Three federal appellate judges in Washington, D.C., yesterday expressed doubts about the government’s argument that hundreds of foreign nationals imprisoned indefinitely at a U.S. military base in Cuba have no right to challenge their detention in U.S. courts, the Washington Post reports. The comments came during oral arguments in the dispute over whether the Bush administration is properly detaining prisoners at the military prison at Guantanamo Bay and whether special tribunals it established are sufficient to determine the detainees’ guilt or innocence. The case stems from a 2004 Supreme Court ruling that the detainees are entitled to a “competent tribunal” to decide whether they are indeed enemy combatants, as well as the chance to contest the charges against them.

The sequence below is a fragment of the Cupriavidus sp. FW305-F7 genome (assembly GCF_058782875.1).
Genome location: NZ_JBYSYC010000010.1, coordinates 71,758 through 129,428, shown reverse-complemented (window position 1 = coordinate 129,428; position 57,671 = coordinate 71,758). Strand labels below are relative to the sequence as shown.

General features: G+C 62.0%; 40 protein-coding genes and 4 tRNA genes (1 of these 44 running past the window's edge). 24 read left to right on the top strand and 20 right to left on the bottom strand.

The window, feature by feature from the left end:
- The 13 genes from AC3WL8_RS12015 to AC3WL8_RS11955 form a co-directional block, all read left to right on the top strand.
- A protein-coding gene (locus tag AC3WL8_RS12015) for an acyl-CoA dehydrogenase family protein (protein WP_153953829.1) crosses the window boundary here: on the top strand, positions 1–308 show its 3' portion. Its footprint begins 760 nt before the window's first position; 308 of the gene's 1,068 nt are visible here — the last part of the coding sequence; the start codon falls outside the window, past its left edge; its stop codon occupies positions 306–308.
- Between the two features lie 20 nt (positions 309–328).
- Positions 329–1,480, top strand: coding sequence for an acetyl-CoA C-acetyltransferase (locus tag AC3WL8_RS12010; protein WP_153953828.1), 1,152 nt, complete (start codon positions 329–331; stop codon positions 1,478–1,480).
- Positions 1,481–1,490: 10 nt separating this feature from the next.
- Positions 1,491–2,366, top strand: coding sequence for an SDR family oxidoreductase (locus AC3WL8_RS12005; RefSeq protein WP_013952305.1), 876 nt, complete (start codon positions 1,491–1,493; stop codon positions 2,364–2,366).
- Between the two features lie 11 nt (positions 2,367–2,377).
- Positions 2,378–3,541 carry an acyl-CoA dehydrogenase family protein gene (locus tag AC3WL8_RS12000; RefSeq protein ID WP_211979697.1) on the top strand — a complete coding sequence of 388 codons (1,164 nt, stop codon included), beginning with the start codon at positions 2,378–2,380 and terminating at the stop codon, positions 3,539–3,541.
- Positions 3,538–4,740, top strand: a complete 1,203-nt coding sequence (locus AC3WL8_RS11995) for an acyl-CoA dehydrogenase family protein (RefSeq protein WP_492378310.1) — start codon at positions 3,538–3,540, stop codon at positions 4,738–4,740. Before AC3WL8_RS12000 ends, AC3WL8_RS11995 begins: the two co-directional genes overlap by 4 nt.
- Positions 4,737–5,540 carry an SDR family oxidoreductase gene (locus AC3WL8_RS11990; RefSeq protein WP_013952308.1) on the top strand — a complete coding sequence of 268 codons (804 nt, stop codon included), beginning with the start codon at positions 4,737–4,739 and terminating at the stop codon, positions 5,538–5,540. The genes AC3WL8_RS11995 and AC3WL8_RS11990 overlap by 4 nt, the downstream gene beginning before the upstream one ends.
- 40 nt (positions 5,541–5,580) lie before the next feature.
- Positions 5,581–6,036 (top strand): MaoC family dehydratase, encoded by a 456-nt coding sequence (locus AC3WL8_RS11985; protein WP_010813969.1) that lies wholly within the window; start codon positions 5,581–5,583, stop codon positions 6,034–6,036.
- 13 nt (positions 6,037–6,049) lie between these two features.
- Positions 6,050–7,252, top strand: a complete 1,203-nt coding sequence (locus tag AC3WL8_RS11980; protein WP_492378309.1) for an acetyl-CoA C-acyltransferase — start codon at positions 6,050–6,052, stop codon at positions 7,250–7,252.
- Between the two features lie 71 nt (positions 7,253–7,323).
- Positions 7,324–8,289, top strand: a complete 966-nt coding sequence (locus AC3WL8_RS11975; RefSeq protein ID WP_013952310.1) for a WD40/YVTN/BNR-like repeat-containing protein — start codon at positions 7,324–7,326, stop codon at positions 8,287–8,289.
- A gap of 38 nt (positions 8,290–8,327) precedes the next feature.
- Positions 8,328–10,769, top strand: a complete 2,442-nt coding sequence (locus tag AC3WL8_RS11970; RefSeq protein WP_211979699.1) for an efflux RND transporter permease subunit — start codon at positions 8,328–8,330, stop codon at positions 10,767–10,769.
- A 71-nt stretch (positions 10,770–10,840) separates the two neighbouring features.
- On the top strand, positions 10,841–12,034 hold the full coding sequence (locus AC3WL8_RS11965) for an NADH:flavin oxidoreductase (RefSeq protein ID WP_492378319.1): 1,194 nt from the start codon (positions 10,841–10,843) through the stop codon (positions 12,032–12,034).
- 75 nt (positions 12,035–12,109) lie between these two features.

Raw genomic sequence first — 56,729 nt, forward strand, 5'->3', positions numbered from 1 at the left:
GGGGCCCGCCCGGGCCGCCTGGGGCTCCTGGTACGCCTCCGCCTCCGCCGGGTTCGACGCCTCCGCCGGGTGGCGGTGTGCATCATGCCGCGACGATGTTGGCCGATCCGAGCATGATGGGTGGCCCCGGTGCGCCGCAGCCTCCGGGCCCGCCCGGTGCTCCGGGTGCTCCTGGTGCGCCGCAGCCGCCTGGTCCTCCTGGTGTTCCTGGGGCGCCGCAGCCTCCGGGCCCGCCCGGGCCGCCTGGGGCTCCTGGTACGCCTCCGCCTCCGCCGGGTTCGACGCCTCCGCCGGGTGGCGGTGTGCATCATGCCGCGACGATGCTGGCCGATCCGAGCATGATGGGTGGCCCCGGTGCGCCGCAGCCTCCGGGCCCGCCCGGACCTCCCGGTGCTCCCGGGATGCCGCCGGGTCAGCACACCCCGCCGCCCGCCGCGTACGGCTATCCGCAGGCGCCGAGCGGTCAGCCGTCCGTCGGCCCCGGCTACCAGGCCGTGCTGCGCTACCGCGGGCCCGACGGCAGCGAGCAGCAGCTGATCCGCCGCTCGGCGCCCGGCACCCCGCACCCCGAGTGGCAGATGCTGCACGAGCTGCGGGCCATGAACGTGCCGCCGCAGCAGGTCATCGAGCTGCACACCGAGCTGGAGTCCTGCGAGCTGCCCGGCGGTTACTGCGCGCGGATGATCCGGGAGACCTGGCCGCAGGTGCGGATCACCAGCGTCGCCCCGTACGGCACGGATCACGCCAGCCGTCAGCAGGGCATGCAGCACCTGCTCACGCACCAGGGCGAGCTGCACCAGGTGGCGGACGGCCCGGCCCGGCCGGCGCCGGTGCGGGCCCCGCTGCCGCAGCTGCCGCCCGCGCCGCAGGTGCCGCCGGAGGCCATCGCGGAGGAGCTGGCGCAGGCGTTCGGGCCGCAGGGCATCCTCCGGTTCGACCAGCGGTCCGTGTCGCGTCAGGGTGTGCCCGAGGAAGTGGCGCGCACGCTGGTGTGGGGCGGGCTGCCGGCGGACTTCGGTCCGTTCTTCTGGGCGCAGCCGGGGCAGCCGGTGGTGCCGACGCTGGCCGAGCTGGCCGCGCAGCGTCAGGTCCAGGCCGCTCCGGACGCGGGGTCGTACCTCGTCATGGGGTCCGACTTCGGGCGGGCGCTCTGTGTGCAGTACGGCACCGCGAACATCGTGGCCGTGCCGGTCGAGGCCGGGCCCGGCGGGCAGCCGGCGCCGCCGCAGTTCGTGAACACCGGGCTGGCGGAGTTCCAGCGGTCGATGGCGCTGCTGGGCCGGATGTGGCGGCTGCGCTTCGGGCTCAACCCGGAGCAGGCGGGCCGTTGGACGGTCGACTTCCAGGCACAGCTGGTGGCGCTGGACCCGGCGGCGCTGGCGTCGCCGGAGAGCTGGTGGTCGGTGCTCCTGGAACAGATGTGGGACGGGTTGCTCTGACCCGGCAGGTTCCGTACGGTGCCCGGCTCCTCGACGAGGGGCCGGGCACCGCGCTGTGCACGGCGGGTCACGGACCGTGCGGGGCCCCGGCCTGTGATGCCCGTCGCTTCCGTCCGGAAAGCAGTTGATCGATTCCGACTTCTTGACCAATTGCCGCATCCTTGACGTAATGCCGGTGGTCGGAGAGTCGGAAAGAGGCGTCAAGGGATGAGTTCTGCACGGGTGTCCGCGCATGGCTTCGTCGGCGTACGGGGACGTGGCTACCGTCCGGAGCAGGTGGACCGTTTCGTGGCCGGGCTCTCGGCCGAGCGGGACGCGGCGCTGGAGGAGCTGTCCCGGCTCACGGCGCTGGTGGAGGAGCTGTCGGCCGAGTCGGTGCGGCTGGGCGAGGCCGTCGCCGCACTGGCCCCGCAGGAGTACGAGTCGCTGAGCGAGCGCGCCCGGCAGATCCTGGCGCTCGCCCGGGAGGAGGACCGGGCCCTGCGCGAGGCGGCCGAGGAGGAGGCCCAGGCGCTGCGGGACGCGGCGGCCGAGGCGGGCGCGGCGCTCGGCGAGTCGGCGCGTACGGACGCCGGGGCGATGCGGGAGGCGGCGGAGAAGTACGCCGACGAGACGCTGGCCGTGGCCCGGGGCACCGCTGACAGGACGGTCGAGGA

The government determined that all but 38 of 558 prisoners were enemy combatants. The judges expressed doubts that the detainees had the same rights to due process as U.S. citizens accused of crimes. They disputed the government’s assertion that none of the prisoners, most of whom were seized in Afghanistan in the fall of 2001, has a right to challenge his detention in U.S courts. Judge David Sentelle said of a hypothetical suspect taken to Guantanamo based on mere suspicion: “Suppose [the military] said, ‘There’s no real evidence, but we decide he looks like al Qaeda.’ ” You can’t just say we have a right to arrest and detain people as enemy combatants because they look like al Qaeda.”